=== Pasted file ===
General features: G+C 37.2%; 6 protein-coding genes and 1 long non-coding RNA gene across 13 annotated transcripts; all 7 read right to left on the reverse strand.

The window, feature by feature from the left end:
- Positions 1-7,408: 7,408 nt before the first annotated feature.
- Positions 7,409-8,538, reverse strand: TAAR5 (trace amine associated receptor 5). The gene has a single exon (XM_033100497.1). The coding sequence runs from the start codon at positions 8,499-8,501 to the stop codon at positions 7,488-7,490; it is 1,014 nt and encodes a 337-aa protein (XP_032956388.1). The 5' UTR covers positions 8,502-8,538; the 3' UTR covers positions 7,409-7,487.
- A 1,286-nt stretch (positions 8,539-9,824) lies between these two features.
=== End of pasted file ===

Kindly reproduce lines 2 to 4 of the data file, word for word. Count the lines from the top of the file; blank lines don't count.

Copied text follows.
The window, feature by feature from the left end:
- Positions 1-7,408: 7,408 nt before the first annotated feature.
- Positions 7,409-8,538, reverse strand: TAAR5 (trace amine associated receptor 5). The gene has a single exon (XM_033100497.1). The coding sequence runs from the start codon at positions 8,499-8,501 to the stop codon at positions 7,488-7,490; it is 1,014 nt and encodes a 337-aa protein (XP_032956388.1). The 5' UTR covers positions 8,502-8,538; the 3' UTR covers positions 7,409-7,487.